Media in Context

Here you can find information about the ESRC-funded project ‘Media in Context and the 2015 General Election: How Traditional Media Shape Elections and Governing’, its output, data and our research team. You may also want to take a look at our blog and follow our updates and news.

Why study media in the context of the 2015 General Election?
In the last two General Elections, the leading parties formed governments with roughly 35 percent of the vote. The 2015 Election promised a similar scenario, including the possibility of another coalition. When combined with weak partisan attachments in the electorate and a media landscape in flux, media reporting and framing of the campaign was critical to public opinion and to the election’s dynamics and aftermath. The campaign involved debates, including leaders’ debates, on major constitutional issues pertaining to national and regional devolution and their consequences for Westminster, as well as the possibility of a referendum on continuing EU membership, and all took place in a context of continuing austerity. Despite the seemingly tight race and the expectations of the main media outlets, pollsters and election forecasters, the Conservative Party won the majority of seats in the House of Commons and formed the new Government.
Understanding the political and social developments and their impacts on the election campaign and the outcome of the General Election make the study of British media timely and essential.

Our project examines four issues surrounding these socio-political developments and the media in the context of the 2015 General Election:
1. The changes to the traditional models of flows of campaign communication, from elites to opinion leaders to masses, and their declining importance in influencing political opinions and behaviour;
2. The changing media landscape and sources of political information (e.g., declining newspaper readership and trust traditional media alongside the increase in use of social media);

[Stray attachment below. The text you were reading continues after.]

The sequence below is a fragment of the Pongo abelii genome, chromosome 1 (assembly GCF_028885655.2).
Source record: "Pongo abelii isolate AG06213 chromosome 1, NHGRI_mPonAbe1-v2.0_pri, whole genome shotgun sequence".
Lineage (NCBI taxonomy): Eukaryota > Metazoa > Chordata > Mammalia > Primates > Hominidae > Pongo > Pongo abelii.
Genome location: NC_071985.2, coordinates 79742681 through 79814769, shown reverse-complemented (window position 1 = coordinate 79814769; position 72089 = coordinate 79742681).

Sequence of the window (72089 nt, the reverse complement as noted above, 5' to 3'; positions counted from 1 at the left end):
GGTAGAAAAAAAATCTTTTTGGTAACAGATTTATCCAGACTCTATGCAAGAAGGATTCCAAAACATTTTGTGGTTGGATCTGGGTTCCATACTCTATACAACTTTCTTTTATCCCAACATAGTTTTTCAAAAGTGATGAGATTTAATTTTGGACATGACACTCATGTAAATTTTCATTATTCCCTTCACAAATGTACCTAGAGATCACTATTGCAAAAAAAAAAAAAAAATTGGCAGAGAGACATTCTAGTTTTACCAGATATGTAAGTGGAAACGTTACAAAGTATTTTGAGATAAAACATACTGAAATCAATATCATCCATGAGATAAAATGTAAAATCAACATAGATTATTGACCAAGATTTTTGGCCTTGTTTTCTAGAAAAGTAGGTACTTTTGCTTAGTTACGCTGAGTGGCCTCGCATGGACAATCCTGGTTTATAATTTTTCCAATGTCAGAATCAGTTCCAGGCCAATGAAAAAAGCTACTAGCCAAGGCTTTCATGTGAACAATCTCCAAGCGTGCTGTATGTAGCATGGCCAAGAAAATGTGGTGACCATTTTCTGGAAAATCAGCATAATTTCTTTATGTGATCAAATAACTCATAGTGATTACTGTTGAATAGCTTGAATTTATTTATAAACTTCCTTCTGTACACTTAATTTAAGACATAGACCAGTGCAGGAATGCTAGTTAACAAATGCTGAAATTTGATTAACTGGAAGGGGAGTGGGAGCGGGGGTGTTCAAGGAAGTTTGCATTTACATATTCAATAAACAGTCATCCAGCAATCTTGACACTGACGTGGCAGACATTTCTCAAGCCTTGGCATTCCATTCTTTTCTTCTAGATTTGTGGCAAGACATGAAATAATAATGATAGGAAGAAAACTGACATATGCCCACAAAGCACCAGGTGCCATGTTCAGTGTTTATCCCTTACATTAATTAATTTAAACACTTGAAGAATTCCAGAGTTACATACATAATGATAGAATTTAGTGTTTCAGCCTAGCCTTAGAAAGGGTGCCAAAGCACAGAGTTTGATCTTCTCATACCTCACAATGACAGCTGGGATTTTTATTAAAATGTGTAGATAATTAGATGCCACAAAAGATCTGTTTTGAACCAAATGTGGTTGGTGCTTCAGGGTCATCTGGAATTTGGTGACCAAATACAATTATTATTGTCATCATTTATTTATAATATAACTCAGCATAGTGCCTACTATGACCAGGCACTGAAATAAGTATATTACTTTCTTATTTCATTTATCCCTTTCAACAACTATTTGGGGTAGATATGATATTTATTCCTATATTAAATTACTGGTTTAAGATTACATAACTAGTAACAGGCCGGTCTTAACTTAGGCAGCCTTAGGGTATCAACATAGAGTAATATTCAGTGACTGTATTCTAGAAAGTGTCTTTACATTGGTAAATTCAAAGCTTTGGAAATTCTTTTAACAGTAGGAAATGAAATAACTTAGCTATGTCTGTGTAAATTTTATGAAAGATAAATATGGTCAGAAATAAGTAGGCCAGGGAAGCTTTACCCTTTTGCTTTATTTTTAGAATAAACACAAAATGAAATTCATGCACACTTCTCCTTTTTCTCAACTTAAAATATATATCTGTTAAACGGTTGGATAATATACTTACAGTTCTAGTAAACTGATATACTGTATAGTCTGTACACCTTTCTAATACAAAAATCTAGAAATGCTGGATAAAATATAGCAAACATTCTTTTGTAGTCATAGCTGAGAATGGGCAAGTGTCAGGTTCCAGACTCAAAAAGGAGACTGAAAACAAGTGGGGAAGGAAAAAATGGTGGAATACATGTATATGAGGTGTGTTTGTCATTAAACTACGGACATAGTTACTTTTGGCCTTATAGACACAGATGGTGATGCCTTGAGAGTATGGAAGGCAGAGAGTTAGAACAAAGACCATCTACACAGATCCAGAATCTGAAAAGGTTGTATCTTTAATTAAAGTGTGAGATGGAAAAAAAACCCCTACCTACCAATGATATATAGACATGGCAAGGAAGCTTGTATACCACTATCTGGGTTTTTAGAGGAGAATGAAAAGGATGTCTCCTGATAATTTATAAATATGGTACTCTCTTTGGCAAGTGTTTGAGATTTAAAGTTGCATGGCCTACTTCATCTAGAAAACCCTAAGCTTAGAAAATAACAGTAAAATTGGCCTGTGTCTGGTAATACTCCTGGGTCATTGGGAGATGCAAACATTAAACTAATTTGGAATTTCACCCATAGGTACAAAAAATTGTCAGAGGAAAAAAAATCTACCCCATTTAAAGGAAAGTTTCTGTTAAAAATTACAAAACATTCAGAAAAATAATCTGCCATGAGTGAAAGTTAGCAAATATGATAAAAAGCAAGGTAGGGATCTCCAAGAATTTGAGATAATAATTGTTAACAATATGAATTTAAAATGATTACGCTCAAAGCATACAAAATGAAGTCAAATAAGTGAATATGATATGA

3. The role of the media, both social and traditional, in the post-election period in response to electoral outcomes that affect governance, such as the development of consent and trust;
4. The development of causal framework in interpreting the effects of media on the General Election and its outcomes.

In order to address these issues, we build a unique data set of coverage of the 2015 General Election starting from the launch of manifestos and including the entire election campaign and the period of six weeks after the Election Day (February to May 2015). You can find the resulting data in the ‘Research output’ section of this website.
The data on the General Election and post-election coverage includes the content of the following outlets:
• National media;
• Regional and local media across a range of constituencies;
• Social media (blogs and Twitter feeds of opinion leaders).
This data can be linked to the 2015 British Election Study (Wave 4-6), which provides an account of the information context in which voters are mobilised and develop preferences and trust, and in which political actors react and governments are formed. Additionally, we have conducting an online experiment to examine causal linkages between media exposure, information seeking, and attitudes in constituencies with varying contexts.

The team
Dan Stevens, Susan Banducci, Travis Coan, Gabriel Katz-Wisel, Iulia Cioroianu, Ekaterina Kolpinskaya, John Ault – all from the University of Exeter

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